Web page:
A friend of mine got in touch last week to let me know they love my Twitter bio. Currently it reads…
Artist and consultant. Embracing uncertainty, sketching myself into existence. Helping people do things differently, through an artistic lens.
I thanked my friend, and noted it’s taken me ten years to write those two short sentences (good work reveals itself slowly). I can’t remember exactly what previous iterations of my Twitter bio look like, and I do know there have been several. Things change.
For a few years I wrote my bio as a credo, ‘a statement of beliefs which guide someone’s actions’. I forget the exact details of it now, but it included things like: productive beats busy, we are all artists, and something about conversations… Trust me it made more sense at the time, and when it came to the attention of a certain researcher whose work I admire, I readily admit I was pleased.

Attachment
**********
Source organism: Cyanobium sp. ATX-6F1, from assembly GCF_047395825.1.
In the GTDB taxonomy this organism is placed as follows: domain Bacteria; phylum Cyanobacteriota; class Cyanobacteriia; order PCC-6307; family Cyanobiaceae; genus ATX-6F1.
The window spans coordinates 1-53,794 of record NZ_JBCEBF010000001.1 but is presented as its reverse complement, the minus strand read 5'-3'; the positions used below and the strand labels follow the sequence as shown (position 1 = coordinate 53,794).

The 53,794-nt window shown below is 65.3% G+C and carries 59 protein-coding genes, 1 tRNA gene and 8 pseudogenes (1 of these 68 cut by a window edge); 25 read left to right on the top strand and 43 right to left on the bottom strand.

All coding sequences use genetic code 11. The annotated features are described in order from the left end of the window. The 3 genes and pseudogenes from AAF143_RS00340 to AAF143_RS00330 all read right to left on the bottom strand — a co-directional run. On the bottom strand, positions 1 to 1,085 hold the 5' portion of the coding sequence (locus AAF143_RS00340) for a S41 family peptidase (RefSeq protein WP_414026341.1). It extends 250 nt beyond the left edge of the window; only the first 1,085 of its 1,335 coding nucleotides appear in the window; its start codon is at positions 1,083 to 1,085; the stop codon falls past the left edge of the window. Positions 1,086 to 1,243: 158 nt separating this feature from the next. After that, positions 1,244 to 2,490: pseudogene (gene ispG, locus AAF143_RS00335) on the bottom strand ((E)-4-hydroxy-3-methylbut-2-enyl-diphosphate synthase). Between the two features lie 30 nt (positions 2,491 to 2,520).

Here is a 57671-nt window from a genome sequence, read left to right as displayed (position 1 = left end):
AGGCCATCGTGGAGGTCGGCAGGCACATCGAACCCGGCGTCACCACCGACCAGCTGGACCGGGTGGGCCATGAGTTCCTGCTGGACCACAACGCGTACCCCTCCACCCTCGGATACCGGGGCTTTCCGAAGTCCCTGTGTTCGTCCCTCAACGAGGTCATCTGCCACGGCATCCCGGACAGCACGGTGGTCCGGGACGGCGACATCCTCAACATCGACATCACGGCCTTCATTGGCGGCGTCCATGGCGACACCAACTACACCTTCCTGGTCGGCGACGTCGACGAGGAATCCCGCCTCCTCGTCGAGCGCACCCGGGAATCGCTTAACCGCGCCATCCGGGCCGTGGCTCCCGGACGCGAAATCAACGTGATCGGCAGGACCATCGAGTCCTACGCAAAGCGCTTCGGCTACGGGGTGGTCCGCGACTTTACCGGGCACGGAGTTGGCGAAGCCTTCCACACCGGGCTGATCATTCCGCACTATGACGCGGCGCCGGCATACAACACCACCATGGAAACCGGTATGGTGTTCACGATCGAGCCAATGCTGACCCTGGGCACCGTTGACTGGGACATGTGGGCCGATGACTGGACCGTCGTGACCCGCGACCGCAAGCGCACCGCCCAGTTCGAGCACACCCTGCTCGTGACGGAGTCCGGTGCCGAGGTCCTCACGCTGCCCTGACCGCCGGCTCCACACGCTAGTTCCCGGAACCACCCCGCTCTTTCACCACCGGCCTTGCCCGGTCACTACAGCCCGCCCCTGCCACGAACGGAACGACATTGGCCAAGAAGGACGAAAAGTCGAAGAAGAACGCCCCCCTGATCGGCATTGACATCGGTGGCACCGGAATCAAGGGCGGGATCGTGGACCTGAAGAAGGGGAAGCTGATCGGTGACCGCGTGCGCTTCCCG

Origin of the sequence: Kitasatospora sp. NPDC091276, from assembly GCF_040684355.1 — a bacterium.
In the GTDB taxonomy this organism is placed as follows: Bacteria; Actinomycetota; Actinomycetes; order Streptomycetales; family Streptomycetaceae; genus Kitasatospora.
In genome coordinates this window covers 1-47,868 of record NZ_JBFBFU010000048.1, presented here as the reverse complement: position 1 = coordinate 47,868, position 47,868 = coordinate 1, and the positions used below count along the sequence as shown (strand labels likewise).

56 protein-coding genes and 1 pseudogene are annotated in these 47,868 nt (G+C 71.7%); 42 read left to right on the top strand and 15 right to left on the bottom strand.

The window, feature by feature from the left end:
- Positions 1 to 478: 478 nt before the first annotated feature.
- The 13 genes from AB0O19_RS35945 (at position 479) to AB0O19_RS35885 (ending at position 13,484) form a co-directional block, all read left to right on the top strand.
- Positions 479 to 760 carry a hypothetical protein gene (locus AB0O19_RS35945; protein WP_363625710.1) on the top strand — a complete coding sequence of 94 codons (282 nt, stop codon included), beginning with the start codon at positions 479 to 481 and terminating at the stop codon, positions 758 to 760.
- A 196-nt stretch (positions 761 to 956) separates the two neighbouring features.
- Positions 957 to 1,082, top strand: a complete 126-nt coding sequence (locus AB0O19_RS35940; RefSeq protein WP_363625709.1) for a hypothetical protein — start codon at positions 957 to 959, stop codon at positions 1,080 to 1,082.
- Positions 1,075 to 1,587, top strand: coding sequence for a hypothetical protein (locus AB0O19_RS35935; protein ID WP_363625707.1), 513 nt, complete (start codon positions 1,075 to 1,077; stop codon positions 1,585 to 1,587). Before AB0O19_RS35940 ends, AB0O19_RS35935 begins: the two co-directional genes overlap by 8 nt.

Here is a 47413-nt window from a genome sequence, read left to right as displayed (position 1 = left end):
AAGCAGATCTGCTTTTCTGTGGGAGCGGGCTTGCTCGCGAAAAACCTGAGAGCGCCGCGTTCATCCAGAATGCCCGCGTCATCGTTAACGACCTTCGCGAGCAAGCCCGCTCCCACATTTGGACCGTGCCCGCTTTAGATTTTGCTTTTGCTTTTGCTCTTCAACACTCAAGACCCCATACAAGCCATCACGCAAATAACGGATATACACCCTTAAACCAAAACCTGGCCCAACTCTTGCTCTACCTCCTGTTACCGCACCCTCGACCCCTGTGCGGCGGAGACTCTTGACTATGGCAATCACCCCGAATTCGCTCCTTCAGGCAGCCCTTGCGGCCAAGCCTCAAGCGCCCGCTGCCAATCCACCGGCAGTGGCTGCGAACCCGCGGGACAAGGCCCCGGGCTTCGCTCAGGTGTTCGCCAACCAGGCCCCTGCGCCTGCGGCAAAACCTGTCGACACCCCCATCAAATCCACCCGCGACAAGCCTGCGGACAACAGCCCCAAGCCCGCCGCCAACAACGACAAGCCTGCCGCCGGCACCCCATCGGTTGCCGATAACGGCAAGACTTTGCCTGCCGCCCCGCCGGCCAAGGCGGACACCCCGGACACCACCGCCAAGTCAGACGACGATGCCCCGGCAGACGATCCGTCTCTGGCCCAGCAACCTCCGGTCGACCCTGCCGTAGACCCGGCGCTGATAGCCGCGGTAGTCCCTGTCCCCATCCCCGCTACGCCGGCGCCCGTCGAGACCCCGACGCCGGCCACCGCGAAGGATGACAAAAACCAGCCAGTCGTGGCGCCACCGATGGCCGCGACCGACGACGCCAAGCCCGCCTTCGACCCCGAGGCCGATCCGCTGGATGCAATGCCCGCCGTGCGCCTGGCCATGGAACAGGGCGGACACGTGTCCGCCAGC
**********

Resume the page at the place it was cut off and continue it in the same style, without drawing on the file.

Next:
I became very attached to the credo, sticking with it for a long time, changing very little, if anything about it. Yet all the time, my work shifted and moved, because I kept practicing.
Part of the challenge that comes with labels, is knowing when to use them and when to change them. In the last couple of years I’d become stuck in lots of ways, before coming to a decision to be more intentional about letting my consulting and artistic practices overlap and inform one another. In truth that’s been happening for a while, but I’d felt reluctant to to acknowledge this publicly. Last year, Richard Martin suggested I bring my art and my consulting web sites together, which I did. Combining these two things felt odd for a while, as I suppose does anything new, yet I resisted the temptation to unwind and separate things again, and now, it just feels right. For the time being, my Twitter bio is spot on.
Meg, thank you for your note last week. I am pleased you noticed, and I wonder how long it’ll be before another change…Is the work ever done?
Part Two of ‘Practicing’ will be about how a small experiment in January 2018 is growing into one of my most important bodies of work.